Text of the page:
“Canada: the country you think of so little … that’s it, end of sentence,” quipped John Oliver, host of the satirical HBO program “Last Week Tonight,” on the eve of Canada’s 42nd federal election. As Oliver correctly observed, Canadian politics rarely generate much outside attention. Yet all that changed the next day, when the gregarious and charismatic Justin Trudeau led the Liberal Party to a resounding parliamentary win. The Guardian hailed the victory as a “big political shift to the center-left”; The Atlantic’s David Frum opined that Trudeau “repudiated” the “neoliberal Liberals of the 1990s”; and The Nation’s Washington correspondent John Nichols even called on American Democrats to “learn something” from the Liberal Party's example.
It isn’t hard to understand why this win was seen as a victory for the left. Many Canadians had grown weary of nine years of conservative rule under Prime Minister Stephen Harper. The Conservatives’ muzzling of government scientists in a bid to temper criticism of Alberta’s Tar Sands, a more hawkish foreign policy, shying away from welcoming refugees, and harsher security and policing laws were but a few of the prominent examples of the country’s rightward turn.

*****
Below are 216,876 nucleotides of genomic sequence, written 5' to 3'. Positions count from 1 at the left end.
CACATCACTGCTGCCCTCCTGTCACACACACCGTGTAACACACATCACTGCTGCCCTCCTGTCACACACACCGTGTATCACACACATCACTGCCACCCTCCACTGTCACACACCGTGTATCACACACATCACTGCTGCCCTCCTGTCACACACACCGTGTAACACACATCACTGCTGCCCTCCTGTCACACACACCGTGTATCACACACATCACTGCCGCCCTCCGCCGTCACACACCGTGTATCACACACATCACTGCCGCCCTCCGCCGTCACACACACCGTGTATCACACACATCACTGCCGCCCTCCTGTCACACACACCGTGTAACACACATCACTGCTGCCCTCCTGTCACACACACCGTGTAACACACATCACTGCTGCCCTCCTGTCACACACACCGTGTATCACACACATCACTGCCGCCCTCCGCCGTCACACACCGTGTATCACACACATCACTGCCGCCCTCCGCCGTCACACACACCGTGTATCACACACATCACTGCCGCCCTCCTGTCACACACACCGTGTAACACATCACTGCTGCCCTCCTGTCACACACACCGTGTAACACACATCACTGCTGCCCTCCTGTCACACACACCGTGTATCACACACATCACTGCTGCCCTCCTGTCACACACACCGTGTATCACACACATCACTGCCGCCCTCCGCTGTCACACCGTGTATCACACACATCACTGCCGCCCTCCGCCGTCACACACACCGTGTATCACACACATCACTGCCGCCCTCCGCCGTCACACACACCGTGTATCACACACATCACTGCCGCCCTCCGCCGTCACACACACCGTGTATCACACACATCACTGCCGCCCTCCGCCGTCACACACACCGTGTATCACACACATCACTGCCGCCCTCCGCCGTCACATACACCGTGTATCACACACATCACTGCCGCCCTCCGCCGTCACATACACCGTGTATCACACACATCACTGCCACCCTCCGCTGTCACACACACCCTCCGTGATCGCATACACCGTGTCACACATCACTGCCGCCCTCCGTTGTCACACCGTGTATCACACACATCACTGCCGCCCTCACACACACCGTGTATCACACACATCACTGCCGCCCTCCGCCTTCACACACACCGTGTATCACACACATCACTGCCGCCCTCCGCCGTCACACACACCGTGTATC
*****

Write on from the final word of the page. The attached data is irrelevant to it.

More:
The Liberal Party's victory on Tuesday was thus no small win for the anti-Harper vote. (The prime minister’s personal brand of politics had become so toxic that, in an unprecedented move on October 16, The Globe and Mail endorsed the Conservative Party but not its leader.) But the election outcome should not be interpreted as a win for the Canadian left. The real story is how the Liberals’ electoral sweep came at the expense of the traditionally left-wing New Democratic Party (NDP), a party which, for the first time in history, had a real shot at winning.
The NDP had entered this election season as a front-runner, polling ahead of both the Liberals and Conservatives for the first half of the campaign. But things began to change in the last month—Trudeau’s
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